My little cousin wears glasses. It was a big deal when they found out. I wiggled mine at her and tried to make them look like fun (and cool - ha!).
     She ended up with a lovely pink pair that looks fabulous on her. But oh, how I wish I could have given her a copy of ARLO NEEDS GLASSES by Barney Saltzberg when she was going through all that!
     Barney is the author/illustrator of over 30 picture books and this is his latest. I had the pleasure to ask him about it... (Contest info at the end.)

Q. Hi Barney - I love Arlo Needs Glasses - you've done it again! As an author and illustrator, can you tell my readers how you got into children's books?
A. I studied Art in college and after I graduated I went to take a class in Lithography. I was told about a wonderful picture book writing class taught by children's book author/illustrator, Barbara Bottner. I wrote a story in the class which Barbara brought to Harper and they purchased the book!

Q. Arlo is a pop-up book. Did that present special challenges for you?
A. I love to try and add something a little different if possible when I make a pop up/interactive book. It's one thing to have an idea for an interactive element, but I am not a paper engineer, so I have to see if the book designers can translate my ideas and my editors ideas into a working book.

Q. What is your illustration medium and how do you approach illustrating a story?
A. This book is what I called sloshed on acrylic paint. For some reason I started painting the characters after drawing them in pencil. Then I would cut each character out and paint in the background separately. Each character was then pasted down onto the background. I wanted to create a little more depth in the drawings and hoped this process would help. I also try to add something to the drawings that might not appear in the text. I think about illustrating a book in a similar way as to how one would take a picture. What is the exact moment you choose to snap a photo? What will best capture the moment and help the story along? It takes longer to illustrate a book than one would expect.

Q. Do the illustrations come first or the words?
A. For me, every book is different. Sometimes I write an entire story before drawing. Sometimes, I will draw and story and add the words afterwards. Other times, I start writing and drawing at the same time. It's always amazing how a particular drawing might give me an idea that I wouldn't have thought of, had I not 'seen' the character in my sketch book. Seeing a facial expression or noticing body language might get me to take the story in an entirely different direction.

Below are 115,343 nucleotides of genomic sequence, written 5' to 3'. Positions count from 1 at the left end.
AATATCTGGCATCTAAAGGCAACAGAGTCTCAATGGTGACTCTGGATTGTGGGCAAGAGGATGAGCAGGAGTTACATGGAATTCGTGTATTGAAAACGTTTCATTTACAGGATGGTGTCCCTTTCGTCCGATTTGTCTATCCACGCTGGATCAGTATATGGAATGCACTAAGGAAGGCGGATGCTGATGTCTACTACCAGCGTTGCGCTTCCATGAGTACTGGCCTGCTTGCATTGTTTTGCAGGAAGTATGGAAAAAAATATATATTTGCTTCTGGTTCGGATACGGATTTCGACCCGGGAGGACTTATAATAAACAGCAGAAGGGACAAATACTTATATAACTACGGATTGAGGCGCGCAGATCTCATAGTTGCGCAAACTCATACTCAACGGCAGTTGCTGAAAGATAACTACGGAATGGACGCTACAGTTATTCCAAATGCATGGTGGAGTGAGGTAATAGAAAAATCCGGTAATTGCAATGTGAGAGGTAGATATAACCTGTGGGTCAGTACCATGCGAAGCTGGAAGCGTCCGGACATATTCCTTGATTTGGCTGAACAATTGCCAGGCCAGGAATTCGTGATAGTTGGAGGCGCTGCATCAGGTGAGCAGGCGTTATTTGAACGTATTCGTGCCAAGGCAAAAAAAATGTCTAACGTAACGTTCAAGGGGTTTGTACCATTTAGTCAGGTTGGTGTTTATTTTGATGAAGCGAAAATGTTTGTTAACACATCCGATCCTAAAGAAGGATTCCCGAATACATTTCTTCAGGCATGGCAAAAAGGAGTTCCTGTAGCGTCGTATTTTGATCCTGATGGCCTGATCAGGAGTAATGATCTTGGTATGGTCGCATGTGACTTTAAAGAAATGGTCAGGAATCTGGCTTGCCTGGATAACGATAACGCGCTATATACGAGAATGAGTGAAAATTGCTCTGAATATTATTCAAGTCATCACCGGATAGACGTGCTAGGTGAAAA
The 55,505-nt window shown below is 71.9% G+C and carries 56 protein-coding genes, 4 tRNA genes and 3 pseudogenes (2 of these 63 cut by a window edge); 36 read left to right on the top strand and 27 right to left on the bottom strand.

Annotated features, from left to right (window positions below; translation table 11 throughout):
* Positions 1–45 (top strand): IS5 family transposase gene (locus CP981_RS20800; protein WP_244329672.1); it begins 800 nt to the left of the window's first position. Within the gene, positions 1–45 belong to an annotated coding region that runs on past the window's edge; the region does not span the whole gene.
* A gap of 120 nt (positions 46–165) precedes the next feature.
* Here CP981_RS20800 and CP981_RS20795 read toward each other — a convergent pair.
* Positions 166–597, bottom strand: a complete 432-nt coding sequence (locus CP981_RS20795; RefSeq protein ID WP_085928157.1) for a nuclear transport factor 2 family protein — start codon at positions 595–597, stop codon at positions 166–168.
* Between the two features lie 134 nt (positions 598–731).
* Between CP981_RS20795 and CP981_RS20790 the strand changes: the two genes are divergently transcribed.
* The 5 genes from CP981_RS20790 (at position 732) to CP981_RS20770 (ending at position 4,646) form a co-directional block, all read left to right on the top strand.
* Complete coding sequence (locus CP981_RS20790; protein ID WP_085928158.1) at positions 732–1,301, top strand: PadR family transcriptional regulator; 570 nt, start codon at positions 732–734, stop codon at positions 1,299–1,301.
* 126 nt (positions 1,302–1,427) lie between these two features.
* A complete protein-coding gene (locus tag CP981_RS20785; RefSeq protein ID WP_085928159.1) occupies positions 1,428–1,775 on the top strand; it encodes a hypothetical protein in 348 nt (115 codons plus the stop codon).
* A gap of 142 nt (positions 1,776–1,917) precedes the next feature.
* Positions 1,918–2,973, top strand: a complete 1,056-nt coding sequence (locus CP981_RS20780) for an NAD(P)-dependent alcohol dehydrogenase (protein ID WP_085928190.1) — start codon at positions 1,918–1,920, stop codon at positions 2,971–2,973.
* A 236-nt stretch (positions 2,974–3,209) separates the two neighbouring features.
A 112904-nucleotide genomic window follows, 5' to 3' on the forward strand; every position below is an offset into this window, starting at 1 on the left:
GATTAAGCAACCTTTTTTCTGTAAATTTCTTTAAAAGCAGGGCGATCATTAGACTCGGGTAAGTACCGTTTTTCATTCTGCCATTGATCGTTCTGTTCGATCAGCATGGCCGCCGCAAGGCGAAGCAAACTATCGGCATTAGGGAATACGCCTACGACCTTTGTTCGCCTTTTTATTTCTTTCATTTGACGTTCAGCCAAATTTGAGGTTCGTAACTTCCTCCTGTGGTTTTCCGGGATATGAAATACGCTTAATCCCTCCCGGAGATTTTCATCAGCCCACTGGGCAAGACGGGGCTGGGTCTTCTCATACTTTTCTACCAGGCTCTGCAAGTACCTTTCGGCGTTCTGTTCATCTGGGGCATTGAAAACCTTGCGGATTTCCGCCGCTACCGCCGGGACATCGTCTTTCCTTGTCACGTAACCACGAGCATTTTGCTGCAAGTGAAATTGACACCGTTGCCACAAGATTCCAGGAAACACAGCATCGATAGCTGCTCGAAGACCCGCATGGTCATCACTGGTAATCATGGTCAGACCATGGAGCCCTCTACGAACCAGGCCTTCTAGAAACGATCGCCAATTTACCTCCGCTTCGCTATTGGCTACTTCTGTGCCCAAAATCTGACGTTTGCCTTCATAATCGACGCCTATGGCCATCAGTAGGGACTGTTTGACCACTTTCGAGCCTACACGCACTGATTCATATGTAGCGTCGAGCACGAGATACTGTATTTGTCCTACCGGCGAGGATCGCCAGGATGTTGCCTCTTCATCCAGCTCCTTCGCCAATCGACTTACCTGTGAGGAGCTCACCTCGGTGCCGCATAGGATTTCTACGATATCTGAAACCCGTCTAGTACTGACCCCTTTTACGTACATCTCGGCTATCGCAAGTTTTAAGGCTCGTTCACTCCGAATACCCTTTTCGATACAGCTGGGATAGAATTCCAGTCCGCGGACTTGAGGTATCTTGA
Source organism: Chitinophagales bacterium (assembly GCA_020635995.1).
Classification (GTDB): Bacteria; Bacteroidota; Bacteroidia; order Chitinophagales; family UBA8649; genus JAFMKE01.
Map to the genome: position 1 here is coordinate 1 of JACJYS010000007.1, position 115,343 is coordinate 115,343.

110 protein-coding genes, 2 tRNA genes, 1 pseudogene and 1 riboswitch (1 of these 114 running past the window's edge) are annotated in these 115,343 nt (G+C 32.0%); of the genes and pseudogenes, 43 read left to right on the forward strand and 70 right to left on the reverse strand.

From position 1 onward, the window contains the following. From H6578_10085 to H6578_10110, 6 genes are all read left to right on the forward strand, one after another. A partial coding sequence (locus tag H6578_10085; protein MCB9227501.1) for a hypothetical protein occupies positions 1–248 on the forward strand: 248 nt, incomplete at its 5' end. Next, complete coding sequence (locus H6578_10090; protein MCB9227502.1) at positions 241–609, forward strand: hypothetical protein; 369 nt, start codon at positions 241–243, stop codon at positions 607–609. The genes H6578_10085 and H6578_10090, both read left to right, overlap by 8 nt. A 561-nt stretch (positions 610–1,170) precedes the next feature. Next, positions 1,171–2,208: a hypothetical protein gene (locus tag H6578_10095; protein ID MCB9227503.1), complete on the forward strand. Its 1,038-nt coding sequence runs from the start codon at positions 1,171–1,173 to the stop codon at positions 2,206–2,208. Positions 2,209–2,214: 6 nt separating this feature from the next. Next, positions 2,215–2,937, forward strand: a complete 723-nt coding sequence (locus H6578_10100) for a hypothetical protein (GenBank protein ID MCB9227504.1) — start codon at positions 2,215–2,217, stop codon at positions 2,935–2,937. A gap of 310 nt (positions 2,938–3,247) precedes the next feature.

Q. How does a story come to you? Is it fully formed - written quickly, or do you struggle with them?
A. Again, every book is different. I wrote a book, years ago, called Crazy Hair Day. I had the initial book idea and ending all at once. I spent years trying to figure out how to write the middle! For Arlo Needs Glasses, I knew that after attempting to play catch with my giant Golden Doodle, Arlo, that I wanted to write a book called, Arlo Can't Catch. I had originally made the book with thoughts about writing a traditional picture book. No publisher wanted the story. I had already made two interactive books, (Good Egg) and (Beautiful Oops) with Workman. My wonderful editor saw the book dummy and told me she wanted to publish the book as an interactive book. I was reluctant and she finally talked me in to this book. I'm glad I listened to her. What the published book looks like shares very little with what I had originally written. I would say the book went through at least five versions with many of my first ideas not making it into the finished book and some new ideas along the way that weren't there when I imagined writing a picture book.

Q. You've created over thirty books, including the awesome BEAUTIFUL OOPS! and GOOD EGG - that's quite prolific! Do you work with various editors, or just one house - how does that work out?
A. I try to have different publishers for different types of books. My last two interactive books with Workman are both sloshed on acrylic paint. That's a 'look' for Workman. I'm writing different types of picture books with other publishers. All of the editors are very understanding.

Q. Arlo makes a wonderful star of your book trailer. What kind of pooch is he?
A. Arlo is a 75 lb. GoldenDoodle. (Half golden retriever and half standard poodle. He's a wonderful dog!

Thanks so much for sharing, and congratulations!
Thank you for your wonderful questions. It was my pleasure to answer them.

Barney is also a singer songwriter which makes this book trailer absolutely adorable!!!

What has four eyes and four legs? Your dog in glasses! Share funny photo of your dog wearing glasses for a chance to win a signed copy of Arlo Needs Glasses by Barney Saltzberg. Be silly, but promise to not put your pup through too much embarrassment.
      Enter between June 25 — July 31 by posting your photo on your Pinterest board with the hashtag #ArloNeedsGlasses. Then follow Workman's board: Workman will post the photos to the official "My Dog Needs Glasses!" board
      Five photos with the most likes and re-pins by July 31st will win an autographed copy of Arlo Needs Glasses. (Entrants must be U.S. residents.)

     The book comes with four pairs of glasses you or your dog can try on. Here's my entry - my dog Bernie wearing the Mad Scientist pair. Good boy!

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